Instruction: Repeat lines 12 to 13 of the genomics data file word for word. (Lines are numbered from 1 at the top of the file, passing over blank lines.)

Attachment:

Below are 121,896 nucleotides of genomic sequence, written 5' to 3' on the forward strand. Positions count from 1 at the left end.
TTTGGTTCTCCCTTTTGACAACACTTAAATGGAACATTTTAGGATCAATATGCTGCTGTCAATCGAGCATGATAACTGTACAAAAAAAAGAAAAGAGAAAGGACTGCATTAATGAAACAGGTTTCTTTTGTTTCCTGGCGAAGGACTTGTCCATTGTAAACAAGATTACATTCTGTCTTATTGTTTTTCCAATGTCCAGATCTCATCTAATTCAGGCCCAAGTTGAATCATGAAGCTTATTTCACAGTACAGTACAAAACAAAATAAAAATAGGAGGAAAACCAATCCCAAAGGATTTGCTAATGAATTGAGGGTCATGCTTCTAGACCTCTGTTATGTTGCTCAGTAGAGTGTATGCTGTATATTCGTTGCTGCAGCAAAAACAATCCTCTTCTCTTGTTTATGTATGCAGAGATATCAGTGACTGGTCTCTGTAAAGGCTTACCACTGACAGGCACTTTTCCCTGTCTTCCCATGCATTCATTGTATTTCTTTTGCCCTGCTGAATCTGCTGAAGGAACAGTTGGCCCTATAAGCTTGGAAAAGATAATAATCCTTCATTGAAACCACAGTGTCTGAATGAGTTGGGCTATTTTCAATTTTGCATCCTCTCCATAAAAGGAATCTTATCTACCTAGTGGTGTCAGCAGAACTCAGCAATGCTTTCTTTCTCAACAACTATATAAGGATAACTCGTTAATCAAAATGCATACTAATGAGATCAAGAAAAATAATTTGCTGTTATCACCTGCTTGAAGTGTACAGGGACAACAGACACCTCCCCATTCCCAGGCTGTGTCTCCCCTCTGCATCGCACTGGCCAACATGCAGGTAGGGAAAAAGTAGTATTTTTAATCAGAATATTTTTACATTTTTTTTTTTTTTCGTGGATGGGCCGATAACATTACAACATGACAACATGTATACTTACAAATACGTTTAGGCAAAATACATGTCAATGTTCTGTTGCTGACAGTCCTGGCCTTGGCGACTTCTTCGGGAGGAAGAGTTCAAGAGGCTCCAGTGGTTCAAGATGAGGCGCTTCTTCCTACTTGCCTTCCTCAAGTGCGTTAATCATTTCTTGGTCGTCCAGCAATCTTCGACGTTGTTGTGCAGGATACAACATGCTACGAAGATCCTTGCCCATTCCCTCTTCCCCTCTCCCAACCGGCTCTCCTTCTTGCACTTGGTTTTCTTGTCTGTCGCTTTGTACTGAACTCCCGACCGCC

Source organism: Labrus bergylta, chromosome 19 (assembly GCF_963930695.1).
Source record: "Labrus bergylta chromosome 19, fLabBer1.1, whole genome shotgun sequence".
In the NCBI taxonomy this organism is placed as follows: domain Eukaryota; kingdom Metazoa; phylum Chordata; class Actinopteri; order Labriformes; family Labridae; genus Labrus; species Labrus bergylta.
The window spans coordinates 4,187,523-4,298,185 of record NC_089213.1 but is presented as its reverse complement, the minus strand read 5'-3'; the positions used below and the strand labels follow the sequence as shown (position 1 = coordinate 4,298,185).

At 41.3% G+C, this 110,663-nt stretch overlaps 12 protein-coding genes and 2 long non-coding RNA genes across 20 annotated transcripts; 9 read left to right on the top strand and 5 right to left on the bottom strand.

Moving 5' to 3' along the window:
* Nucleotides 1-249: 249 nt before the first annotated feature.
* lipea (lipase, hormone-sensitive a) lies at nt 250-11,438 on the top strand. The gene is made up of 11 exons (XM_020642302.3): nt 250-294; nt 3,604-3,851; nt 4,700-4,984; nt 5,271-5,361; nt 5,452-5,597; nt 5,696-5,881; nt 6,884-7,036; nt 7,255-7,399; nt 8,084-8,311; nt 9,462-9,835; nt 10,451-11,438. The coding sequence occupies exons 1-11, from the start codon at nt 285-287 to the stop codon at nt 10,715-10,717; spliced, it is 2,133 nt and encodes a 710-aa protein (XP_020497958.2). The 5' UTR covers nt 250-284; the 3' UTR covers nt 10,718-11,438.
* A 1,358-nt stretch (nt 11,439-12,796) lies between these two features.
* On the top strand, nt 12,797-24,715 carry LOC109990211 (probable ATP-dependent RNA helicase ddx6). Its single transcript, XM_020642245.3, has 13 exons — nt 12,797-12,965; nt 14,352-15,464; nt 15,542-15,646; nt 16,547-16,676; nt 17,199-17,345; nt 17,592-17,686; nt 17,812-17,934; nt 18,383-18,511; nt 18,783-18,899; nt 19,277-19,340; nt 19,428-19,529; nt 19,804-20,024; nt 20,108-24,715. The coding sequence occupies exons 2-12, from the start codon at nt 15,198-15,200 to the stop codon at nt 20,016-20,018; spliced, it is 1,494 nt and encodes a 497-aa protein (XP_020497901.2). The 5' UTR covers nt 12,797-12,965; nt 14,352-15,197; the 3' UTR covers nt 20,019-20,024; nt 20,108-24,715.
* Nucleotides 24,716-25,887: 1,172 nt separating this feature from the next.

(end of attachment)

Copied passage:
* On the top strand, nt 12,797-24,715 carry LOC109990211 (probable ATP-dependent RNA helicase ddx6). Its single transcript, XM_020642245.3, has 13 exons — nt 12,797-12,965; nt 14,352-15,464; nt 15,542-15,646; nt 16,547-16,676; nt 17,199-17,345; nt 17,592-17,686; nt 17,812-17,934; nt 18,383-18,511; nt 18,783-18,899; nt 19,277-19,340; nt 19,428-19,529; nt 19,804-20,024; nt 20,108-24,715. The coding sequence occupies exons 2-12, from the start codon at nt 15,198-15,200 to the stop codon at nt 20,016-20,018; spliced, it is 1,494 nt and encodes a 497-aa protein (XP_020497901.2). The 5' UTR covers nt 12,797-12,965; nt 14,352-15,197; the 3' UTR covers nt 20,019-20,024; nt 20,108-24,715.
* Nucleotides 24,716-25,887: 1,172 nt separating this feature from the next.